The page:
Microbiological Profile and Antibiotic Sensitivity Pattern of Ocular Infections in A Tertiary Care Hospital
European Journal of Molecular & Clinical Medicine,
2022, Volume 9, Issue 4, Pages 2293-2299
AbstractBackground: The eye may become infected from the outside or as a result of bloodstream-borne germs invading the eye. In this work, particular bacterial and fungal pathogens that cause eye infections were isolated, identified, and their antibiotic susceptibilities were assessed. This research was done to find the bacterial and fungal pathogens that cause eye infections, isolate and identify them, and find out how susceptible they are to antibiotics in vitro.
Methods: All of the participants in the current study had slit lamp bio-microscopy examinations, and an ophthalmologist made a clinical diagnosis based on accepted practises. The various ocular tissues were collected for specimens for smear and culture after thorough ocular examinations utilizing conventional methods. The samples were examined under a microscope directly using techniques like Gram staining, and biochemical reactions performed were catalase test, coagulase test Motility test, Indole test, Citrate utilisation test, Urea Hydrolysis test, and sugar fermentation tests.
Results: In vitreous and corneal specimens, growth was observed in n=20 (32.25%) of the n=26 (41.93%) instances that were found to be positive by direct microscopy (KOH mount with Calcofluor White staining), while no growth was found in n=6 cases. Out of n=36 (58.06%) cases that were negative on direct microscopy, growth was seen in n=2 (5.55%) cases, whereas no growth was seen on culture in the remaining n=34(94.44%) cases. Direct microscopy had a sensitivity of 80.12% and a specificity of 79.61%. Out of total n=20 fungal isolates found n=15 cases were from corneal scrapings which yielded Aspergillus sp. In n=6, Penicillium sp. n=5 Candida albicans n=2 and Fusarium sp. n=2 and the one mixed growth of candida along with Coagulase negative staphylococcus.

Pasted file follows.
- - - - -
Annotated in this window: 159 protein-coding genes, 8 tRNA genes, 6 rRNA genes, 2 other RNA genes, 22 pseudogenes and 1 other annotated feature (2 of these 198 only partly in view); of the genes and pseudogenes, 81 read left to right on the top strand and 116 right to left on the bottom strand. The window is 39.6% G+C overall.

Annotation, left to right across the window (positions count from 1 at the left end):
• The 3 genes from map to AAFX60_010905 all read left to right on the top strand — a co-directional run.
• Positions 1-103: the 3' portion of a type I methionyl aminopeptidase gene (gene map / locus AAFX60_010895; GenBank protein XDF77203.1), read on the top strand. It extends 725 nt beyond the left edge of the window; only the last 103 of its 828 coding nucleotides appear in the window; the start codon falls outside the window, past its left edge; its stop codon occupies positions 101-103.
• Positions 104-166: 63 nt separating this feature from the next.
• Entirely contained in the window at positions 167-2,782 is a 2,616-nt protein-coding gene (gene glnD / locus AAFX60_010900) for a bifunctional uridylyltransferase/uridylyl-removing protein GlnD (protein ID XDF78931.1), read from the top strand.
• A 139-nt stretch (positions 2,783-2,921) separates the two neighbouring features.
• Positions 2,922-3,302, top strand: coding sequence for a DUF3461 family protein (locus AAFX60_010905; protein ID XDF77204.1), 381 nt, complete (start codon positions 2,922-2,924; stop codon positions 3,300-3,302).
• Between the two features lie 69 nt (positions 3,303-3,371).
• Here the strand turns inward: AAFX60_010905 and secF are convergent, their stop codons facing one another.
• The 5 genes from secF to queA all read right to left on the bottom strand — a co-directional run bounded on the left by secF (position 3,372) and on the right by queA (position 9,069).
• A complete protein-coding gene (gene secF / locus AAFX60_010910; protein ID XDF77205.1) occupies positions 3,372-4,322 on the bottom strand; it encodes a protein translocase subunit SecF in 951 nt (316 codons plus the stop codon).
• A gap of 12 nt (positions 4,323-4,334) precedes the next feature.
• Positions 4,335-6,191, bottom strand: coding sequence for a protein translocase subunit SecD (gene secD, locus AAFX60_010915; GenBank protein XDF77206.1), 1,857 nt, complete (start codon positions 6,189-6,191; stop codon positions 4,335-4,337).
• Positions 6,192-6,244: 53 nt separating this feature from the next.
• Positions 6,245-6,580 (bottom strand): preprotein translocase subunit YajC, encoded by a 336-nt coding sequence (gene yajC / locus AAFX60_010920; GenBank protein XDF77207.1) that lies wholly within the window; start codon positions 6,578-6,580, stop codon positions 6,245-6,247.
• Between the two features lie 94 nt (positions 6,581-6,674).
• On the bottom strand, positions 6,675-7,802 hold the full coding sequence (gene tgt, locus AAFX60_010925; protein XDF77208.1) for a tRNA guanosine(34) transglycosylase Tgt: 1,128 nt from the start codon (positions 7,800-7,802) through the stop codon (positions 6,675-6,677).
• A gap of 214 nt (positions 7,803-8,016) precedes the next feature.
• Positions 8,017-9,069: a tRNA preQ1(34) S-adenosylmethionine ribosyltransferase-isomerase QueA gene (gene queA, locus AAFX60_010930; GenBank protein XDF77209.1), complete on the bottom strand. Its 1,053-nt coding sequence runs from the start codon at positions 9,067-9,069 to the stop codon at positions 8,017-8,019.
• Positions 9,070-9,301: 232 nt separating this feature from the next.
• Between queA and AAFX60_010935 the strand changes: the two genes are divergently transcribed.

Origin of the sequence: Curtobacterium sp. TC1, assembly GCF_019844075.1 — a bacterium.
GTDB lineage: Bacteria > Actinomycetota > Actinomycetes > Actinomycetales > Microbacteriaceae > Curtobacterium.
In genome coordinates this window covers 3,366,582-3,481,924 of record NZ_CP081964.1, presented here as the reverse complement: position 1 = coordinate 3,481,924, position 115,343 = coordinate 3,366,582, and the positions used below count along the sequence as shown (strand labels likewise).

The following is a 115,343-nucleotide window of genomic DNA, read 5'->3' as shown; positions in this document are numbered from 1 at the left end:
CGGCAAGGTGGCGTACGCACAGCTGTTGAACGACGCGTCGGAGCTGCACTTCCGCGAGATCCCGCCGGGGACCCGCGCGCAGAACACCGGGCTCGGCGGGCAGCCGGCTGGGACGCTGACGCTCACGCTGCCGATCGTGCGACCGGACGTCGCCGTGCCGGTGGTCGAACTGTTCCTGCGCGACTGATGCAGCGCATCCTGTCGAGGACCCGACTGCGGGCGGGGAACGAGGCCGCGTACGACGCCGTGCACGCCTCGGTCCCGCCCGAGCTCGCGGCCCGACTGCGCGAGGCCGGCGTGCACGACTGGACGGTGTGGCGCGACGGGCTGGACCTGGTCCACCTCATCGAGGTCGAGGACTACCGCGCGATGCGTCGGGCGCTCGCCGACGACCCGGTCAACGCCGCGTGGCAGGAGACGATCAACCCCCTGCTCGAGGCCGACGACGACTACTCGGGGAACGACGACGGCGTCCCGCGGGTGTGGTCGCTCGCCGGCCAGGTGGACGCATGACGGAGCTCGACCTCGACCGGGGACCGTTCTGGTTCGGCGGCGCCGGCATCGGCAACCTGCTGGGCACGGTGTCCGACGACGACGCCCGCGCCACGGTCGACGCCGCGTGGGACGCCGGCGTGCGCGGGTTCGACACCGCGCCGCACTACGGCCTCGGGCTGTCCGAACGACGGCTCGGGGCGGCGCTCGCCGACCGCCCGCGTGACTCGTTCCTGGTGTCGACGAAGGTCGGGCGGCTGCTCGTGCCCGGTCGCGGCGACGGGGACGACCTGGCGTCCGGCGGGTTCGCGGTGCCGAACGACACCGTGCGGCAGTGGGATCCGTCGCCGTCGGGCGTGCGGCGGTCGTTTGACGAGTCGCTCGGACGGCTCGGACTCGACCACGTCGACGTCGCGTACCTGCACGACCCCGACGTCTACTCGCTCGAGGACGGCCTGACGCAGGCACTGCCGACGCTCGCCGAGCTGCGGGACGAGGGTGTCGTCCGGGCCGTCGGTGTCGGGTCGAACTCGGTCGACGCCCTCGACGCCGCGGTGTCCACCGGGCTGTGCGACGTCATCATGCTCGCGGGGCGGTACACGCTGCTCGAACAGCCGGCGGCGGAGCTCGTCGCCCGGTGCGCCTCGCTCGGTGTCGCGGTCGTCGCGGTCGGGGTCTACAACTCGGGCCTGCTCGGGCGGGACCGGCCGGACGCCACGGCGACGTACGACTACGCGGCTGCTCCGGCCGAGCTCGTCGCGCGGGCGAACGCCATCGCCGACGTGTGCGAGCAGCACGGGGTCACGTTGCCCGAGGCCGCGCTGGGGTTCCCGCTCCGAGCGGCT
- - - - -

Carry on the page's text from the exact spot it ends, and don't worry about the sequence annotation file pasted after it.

Conclusion: Emerging drug resistance is a matter of serious concern and hence all ophthalmological samples must be analysed as thoroughly as possible for antimicrobial resistance due to the increase of antibiotic resistance. Ophthalmologists must adhere to the etiologic approach to diagnosis and consider risk reduction in order to lessen the burden of ocular infections.
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